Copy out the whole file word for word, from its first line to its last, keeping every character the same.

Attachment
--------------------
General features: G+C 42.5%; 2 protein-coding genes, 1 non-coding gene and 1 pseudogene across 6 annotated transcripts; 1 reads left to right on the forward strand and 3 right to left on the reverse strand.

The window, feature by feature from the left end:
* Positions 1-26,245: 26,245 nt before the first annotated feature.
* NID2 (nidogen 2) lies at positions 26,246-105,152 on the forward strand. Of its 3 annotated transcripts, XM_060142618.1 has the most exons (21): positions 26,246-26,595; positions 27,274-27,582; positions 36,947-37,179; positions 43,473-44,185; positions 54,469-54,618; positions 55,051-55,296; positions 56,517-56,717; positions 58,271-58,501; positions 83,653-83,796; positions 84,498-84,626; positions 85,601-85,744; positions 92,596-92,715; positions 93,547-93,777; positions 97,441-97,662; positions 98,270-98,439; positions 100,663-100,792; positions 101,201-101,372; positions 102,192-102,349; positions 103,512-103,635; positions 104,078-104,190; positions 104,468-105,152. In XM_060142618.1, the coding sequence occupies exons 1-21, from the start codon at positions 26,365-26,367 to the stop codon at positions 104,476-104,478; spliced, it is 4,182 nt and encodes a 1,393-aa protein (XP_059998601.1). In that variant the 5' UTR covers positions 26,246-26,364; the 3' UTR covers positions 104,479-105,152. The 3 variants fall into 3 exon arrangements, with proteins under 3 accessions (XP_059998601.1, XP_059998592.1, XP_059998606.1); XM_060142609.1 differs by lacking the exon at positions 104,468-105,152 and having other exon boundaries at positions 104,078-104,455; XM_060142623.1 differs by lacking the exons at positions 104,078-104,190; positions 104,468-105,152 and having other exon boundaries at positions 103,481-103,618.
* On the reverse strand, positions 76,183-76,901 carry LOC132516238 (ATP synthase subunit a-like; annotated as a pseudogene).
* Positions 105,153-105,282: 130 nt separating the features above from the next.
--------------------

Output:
General features: G+C 42.5%; 2 protein-coding genes, 1 non-coding gene and 1 pseudogene across 6 annotated transcripts; 1 reads left to right on the forward strand and 3 right to left on the reverse strand.

The window, feature by feature from the left end:
* Positions 1-26,245: 26,245 nt before the first annotated feature.
* NID2 (nidogen 2) lies at positions 26,246-105,152 on the forward strand. Of its 3 annotated transcripts, XM_060142618.1 has the most exons (21): positions 26,246-26,595; positions 27,274-27,582; positions 36,947-37,179; positions 43,473-44,185; positions 54,469-54,618; positions 55,051-55,296; positions 56,517-56,717; positions 58,271-58,501; positions 83,653-83,796; positions 84,498-84,626; positions 85,601-85,744; positions 92,596-92,715; positions 93,547-93,777; positions 97,441-97,662; positions 98,270-98,439; positions 100,663-100,792; positions 101,201-101,372; positions 102,192-102,349; positions 103,512-103,635; positions 104,078-104,190; positions 104,468-105,152. In XM_060142618.1, the coding sequence occupies exons 1-21, from the start codon at positions 26,365-26,367 to the stop codon at positions 104,476-104,478; spliced, it is 4,182 nt and encodes a 1,393-aa protein (XP_059998601.1). In that variant the 5' UTR covers positions 26,246-26,364; the 3' UTR covers positions 104,479-105,152. The 3 variants fall into 3 exon arrangements, with proteins under 3 accessions (XP_059998601.1, XP_059998592.1, XP_059998606.1); XM_060142609.1 differs by lacking the exon at positions 104,468-105,152 and having other exon boundaries at positions 104,078-104,455; XM_060142623.1 differs by lacking the exons at positions 104,078-104,190; positions 104,468-105,152 and having other exon boundaries at positions 103,481-103,618.
* On the reverse strand, positions 76,183-76,901 carry LOC132516238 (ATP synthase subunit a-like; annotated as a pseudogene).
* Positions 105,153-105,282: 130 nt separating the features above from the next.